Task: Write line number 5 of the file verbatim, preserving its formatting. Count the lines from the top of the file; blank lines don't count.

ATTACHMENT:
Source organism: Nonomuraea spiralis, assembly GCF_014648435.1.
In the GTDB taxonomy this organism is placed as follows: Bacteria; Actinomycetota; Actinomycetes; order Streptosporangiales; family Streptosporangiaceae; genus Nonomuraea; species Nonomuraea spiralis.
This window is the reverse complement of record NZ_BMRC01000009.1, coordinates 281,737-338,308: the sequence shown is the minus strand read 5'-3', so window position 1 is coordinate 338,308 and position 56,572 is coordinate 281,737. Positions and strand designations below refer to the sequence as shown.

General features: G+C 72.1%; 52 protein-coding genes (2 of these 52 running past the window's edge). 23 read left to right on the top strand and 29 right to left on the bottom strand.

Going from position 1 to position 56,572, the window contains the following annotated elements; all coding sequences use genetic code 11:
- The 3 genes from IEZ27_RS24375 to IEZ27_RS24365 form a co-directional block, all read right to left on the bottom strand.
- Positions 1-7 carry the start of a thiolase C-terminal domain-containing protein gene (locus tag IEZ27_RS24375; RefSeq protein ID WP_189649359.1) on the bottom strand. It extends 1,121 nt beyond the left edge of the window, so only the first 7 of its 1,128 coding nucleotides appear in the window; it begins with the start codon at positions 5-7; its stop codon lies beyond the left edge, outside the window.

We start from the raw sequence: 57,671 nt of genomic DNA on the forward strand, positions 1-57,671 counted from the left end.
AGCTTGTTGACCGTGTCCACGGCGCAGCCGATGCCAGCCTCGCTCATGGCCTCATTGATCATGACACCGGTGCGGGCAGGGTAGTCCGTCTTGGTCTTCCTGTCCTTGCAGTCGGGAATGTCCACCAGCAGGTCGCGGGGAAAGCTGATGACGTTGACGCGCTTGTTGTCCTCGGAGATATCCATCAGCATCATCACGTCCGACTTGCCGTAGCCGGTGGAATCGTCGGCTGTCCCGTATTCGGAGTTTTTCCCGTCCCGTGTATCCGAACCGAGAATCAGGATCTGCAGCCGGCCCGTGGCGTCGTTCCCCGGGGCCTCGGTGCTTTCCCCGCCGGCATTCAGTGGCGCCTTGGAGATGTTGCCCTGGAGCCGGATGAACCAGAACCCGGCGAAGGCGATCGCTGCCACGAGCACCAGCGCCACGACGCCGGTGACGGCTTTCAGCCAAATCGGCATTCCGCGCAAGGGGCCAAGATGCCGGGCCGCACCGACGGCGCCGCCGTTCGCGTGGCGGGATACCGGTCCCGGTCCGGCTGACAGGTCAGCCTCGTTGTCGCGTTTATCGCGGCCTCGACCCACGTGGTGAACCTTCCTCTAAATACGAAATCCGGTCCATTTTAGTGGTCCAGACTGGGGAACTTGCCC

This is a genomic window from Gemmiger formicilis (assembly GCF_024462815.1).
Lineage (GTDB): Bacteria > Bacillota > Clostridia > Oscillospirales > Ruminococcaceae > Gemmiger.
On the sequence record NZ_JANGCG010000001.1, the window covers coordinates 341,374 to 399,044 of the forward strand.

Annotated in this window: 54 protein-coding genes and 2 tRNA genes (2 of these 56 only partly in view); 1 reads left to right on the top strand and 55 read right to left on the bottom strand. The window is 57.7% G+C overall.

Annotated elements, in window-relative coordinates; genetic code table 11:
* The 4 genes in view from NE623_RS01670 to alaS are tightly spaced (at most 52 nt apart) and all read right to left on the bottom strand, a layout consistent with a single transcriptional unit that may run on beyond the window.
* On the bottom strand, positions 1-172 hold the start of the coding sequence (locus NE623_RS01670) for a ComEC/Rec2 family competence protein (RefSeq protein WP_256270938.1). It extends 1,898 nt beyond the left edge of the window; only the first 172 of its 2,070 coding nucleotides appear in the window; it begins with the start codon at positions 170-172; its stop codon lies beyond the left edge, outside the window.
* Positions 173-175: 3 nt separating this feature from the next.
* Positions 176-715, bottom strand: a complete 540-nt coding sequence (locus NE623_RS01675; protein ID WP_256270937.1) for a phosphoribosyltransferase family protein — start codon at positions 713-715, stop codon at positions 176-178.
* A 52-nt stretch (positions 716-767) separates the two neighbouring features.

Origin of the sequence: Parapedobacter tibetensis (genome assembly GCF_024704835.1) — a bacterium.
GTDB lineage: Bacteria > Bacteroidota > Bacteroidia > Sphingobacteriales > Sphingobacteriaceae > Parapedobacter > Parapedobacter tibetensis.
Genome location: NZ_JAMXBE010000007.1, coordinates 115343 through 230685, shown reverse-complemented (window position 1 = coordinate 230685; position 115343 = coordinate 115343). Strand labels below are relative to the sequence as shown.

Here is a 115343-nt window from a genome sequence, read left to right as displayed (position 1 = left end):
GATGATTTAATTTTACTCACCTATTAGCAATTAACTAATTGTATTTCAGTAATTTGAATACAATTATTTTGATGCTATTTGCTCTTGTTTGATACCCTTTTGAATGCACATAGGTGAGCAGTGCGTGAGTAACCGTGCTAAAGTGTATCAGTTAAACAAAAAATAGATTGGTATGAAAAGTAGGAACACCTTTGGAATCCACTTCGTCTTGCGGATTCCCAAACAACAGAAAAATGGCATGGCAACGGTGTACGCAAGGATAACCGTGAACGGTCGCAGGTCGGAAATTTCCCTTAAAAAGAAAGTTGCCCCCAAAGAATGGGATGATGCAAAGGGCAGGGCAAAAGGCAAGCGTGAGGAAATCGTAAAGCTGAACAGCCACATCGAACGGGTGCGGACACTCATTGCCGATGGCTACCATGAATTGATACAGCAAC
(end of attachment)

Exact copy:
Going from position 1 to position 56,572, the window contains the following annotated elements; all coding sequences use genetic code 11: